Hundreds of civilians and Ukrainian fighters remain trapped at the plant and Russian forces have pushed their way inside. The seizure of Mariupol is expected to play a central role in Moscow’s celebration on May 9 of Victory Day, historically marking the end of World War II.
When the moist concrete walls deep below ground and the mold and the cold and the weeks without fresh fruit or vegetables became too much to bear, some in the bunker underneath Elina Tsybulchenko’s office decided to visit the sky, AP reports.
They made their way, through darkness lit by flashlights and lamps powered by car batteries, to a treasured spot in the bombarded Azovstal steel plant, the last Ukrainian holdout in the ruined city of Mariupol. There, they could look up and see a sliver of blue or smoky gray. It was like peering from the bottom of a well. For those who could not, or dared not, climb to the surface, it was as distant as peace.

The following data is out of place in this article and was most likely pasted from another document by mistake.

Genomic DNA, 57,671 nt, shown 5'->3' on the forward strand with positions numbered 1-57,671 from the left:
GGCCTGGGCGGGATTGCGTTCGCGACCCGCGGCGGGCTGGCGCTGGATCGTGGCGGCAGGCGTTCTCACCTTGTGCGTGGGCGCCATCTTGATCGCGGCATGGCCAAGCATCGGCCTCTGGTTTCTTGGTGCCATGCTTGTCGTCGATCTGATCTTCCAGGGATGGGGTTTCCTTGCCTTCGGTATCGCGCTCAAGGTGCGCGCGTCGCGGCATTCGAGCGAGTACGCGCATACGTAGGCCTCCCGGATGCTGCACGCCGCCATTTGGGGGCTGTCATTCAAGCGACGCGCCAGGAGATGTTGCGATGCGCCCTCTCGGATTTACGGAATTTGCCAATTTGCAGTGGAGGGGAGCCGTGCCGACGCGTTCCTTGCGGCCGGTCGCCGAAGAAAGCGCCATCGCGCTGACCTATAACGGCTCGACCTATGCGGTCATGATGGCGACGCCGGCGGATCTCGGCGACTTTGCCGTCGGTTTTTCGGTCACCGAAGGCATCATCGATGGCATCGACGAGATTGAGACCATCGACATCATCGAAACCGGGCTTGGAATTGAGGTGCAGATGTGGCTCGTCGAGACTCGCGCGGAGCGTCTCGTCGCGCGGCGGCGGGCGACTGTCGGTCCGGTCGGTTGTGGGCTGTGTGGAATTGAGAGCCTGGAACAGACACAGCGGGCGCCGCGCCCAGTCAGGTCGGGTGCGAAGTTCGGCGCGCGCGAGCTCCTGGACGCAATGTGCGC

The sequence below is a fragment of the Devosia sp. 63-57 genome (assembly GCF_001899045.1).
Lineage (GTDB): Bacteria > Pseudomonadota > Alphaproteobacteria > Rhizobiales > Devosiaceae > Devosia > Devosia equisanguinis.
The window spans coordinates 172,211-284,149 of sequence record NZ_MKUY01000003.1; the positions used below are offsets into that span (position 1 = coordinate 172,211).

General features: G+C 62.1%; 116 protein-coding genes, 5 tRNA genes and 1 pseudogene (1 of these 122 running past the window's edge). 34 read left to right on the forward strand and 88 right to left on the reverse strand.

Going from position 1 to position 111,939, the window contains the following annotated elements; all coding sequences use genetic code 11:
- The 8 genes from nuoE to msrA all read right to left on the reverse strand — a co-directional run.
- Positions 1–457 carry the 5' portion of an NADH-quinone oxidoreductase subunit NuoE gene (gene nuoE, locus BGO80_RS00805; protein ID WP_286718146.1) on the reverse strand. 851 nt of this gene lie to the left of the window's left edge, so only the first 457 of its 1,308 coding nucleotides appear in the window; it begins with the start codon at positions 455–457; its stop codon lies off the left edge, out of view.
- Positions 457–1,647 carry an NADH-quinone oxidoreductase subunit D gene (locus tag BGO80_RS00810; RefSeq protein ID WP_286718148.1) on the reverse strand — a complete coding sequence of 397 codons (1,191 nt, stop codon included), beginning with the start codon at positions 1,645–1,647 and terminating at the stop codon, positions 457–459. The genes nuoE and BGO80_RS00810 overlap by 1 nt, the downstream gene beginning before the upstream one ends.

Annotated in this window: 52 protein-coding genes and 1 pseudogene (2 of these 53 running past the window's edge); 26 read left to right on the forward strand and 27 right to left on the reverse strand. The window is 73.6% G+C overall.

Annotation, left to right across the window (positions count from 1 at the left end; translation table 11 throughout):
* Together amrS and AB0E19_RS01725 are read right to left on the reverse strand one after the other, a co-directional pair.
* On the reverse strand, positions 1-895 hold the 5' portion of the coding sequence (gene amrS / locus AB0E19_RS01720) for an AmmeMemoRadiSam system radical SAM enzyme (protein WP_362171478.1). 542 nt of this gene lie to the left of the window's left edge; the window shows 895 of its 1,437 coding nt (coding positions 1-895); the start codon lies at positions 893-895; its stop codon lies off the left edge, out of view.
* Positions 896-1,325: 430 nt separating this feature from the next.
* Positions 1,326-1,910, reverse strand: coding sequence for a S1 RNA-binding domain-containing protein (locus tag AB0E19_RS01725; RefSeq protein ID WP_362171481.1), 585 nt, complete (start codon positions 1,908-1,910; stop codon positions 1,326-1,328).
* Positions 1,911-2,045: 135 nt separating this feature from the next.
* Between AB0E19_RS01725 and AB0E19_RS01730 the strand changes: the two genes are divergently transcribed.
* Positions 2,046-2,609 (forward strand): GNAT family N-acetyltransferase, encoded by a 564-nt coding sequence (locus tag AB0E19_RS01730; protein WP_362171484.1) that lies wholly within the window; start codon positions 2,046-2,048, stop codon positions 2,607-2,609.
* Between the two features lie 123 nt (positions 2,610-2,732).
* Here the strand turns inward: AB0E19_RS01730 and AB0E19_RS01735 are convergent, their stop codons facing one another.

But seeing the sky meant hope. It was enough to make Elina’s adult daughter, Tetyana, cry.
The Tsybulchenko family was among the first to emerge from the steel plant in a tense, days-long evacuation negotiated by the United Nations and the International Committee of the Red Cross with the governments of Russia, which now controls Mariupol, and Ukraine, which wants the city back. A brief cease-fire allowed more than 100 civilians to flee the plant.
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